Nothing ever becomes real until it is experienced….

…Even a proverb is not a proverb until your life has illustrated it. ~ J. Keats.

Over the summer I read a lovely book – Struggles to Love by Kathy Galloway – which explores the spirituality of the beatitudes (Matthew’s list)

Kathy was the leader of the Iona Community for several years and her stories and insights draw from her experiences and encounters in the poorest parts of Glasgow as well as from the pilgrims who visit the island abbey.

Spirituality seems to have become a nebulous term with overtones of ‘some optional extra, over and above normal life, desires and experience’, but Kathy takes a fully holistic approach to her reflections. Spirituality is about our physical instincts and desires, as well as the longings of heart and mind but it’s also about what we do – much more than it is about what we say or what we say we will do.

I felt inspired to do some exploring of my own to find ways to live and love the spirituality of the beatitudes….so I hope it’s also inspiring for you…

The resources

Starting wide…

Drawing from the contemplative reading style in the first post, take some time to read through the beatitudes. Given how familiar they are to most of us, these two translations may help to keep you attentive to your heart’s response.

You may notice that one or more of these sayings catches your attention – perhaps because it strikes a fresh chord, or possibly because you are drawn back to the more familiar translation and whatever significance those words and concepts have for you.

As before, allow your response to the text to flow in the way that helps you reflect on your life and where the word or phrase that has caught your attention connects.

What is it that you need to hear?

What wisdom is being made available to you?

What question is being asked?

Give some time for your own processing by writing, talking out loud to God, finding a song to sing in response, taking the idea for a walk… then…

The prompts

Moving in closer…

Blessed are the poor in spirit, for theirs is the kingdom of heaven

Matthew 5:3

Kathy Galloway points out the paradox of this beatitude: it is in learning to welcome emptiness, incompleteness and the pain of longing for that which is beyond our experience that we become open to and free to receive love and joy, to see beauty and to seek peace and reconciliation.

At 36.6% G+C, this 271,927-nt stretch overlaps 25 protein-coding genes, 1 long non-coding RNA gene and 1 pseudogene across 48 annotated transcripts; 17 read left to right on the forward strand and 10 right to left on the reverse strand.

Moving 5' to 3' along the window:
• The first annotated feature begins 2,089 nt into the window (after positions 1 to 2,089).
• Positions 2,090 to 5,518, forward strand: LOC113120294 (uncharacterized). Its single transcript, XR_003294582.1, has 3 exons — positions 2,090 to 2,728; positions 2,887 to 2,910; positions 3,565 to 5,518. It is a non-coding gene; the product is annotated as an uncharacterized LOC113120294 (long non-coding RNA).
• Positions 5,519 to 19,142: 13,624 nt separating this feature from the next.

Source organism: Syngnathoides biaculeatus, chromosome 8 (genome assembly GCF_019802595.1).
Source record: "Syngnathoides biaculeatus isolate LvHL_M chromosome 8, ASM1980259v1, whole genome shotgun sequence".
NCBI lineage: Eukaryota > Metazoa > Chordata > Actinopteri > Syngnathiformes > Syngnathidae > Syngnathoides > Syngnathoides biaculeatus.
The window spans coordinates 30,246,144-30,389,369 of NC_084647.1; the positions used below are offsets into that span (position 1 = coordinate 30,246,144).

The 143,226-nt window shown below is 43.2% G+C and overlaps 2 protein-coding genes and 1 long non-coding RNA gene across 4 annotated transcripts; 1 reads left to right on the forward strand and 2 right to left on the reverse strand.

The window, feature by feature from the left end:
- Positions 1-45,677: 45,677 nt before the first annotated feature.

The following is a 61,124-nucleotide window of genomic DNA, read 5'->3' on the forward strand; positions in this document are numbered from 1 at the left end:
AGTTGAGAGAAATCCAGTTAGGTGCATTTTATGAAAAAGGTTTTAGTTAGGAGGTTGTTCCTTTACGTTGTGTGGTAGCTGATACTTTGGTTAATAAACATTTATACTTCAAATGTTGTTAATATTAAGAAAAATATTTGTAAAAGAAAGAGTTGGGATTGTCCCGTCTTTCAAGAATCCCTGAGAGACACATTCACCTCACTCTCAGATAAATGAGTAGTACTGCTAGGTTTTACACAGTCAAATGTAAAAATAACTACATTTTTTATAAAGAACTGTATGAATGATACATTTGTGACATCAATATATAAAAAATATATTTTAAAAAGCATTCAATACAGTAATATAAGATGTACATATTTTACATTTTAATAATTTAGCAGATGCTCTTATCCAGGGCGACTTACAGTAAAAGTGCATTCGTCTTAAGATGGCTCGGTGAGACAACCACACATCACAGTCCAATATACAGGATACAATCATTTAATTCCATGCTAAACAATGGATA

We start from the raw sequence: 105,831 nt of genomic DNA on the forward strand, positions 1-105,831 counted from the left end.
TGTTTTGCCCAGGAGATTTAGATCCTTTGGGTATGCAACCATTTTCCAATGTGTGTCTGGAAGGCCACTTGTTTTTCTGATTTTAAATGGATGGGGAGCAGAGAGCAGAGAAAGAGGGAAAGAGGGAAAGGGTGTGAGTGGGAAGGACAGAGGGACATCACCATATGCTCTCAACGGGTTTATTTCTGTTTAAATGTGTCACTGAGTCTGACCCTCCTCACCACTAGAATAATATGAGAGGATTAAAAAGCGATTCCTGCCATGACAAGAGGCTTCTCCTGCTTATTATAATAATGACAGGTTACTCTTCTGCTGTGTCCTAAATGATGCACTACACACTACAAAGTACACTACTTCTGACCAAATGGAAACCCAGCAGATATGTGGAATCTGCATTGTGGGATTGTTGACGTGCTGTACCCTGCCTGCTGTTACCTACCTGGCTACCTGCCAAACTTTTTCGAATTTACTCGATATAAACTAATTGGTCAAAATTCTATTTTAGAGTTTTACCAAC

The unfulfilled longing is inspired by both pain and possibility. To hold the yearning requires accepting both pain and possibility.

What has this beatitude meant to me in the past?

How have I understood it?

How have I felt in response to it? How about now – has anything shifted or changed?

Where have I witnessed this attitude or quality in others? In myself?

The practices

Yearning draws out the mystic in us, so we’ll turn to the mystics for our practices this week:

Jesuit priest Anthony de Mello offers this intercessory prayer practice:

Prayers and holy desires

Place before God the desires you have for each one of the people you want to pray for…imagine each one of them having the things you desire for them…you do not need to put words to this, it’s enough to expose your holy desire in God’s presence…and to see those desires fulfilled.

You can do this same practice for families, communities and groups.

And you can do it for yourself, and your own holy desires.

It is easy for our courage to fail at this point, to feel defeated, even cynical about the outcome of your prayer. But the yearning is the prayer, so lean into the yearning, the desire for so much good to be found in us and among us.

Love speaks…

‘what was said to the rose’ 

Listen to Rumi’s poem and try attending to the very physical response this poem describes…. how does your yearning lead you to this kind of opening, blushing and unfolding of the heart?

Enter the secret place…

Carmelite nun Teresa of Avila assured her sisters: This Beloved of ours is merciful and good. Besides, he so deeply longs for our love that he keeps calling us to come closer. 

There is a secret place. A radiant sanctuary. As real as your own kitchen. More real than that. Constructed of the purest elements. Overflowing with the ten thousand beautiful things…. This magnificent refuge is inside you. Enter. Shatter the darkness that shrouds the doorway… Believe the incredible truth that the Beloved has chosen for his dwelling place the core of your own being because that is the single most beautiful place in all of creation.

Find an image of your radiant sanctuary online and print it out, or in a magazine and cut it out or get creative and draw it. Stick it somewhere you will see often (the kitchen?) and let it prompt you to connect with the yearning to enter into that light filled, beautiful secret place where prayer is simply an act of love – a being-in-love.

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